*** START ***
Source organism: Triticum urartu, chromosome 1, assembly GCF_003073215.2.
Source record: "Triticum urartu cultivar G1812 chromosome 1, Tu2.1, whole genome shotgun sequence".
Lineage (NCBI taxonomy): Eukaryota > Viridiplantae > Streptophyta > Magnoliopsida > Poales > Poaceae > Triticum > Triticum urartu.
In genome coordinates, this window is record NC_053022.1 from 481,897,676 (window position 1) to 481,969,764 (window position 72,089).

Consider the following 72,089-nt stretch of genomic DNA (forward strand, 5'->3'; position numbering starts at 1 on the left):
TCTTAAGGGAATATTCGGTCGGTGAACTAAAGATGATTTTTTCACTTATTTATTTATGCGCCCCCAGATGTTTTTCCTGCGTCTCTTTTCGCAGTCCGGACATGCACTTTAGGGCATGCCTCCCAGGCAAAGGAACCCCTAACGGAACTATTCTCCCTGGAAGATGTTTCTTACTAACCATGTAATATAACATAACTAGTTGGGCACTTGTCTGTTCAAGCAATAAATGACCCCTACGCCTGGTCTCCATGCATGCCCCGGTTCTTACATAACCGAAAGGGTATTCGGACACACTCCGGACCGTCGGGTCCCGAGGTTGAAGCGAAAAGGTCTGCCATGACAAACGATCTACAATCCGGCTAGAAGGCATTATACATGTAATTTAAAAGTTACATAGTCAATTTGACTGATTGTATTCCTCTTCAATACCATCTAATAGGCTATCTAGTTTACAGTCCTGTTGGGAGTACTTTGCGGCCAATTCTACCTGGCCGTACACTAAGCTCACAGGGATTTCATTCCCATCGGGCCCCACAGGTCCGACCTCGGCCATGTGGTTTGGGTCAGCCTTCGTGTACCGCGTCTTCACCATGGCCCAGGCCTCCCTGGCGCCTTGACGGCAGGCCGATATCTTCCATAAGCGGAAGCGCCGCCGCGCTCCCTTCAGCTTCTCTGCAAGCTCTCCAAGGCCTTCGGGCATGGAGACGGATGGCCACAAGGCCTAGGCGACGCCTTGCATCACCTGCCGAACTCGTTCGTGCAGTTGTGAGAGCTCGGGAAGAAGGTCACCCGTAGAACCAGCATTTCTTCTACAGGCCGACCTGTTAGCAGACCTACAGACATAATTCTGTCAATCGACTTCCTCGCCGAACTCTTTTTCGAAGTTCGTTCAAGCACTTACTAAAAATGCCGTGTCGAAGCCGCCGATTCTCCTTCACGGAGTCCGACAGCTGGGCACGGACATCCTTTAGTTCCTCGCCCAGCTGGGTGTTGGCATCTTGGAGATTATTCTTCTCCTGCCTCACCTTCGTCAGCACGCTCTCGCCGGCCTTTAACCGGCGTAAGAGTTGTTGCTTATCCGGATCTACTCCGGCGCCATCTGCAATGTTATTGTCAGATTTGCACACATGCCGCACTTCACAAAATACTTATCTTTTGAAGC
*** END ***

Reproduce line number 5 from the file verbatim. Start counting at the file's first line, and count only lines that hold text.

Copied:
Consider the following 72,089-nt stretch of genomic DNA (forward strand, 5'->3'; position numbering starts at 1 on the left):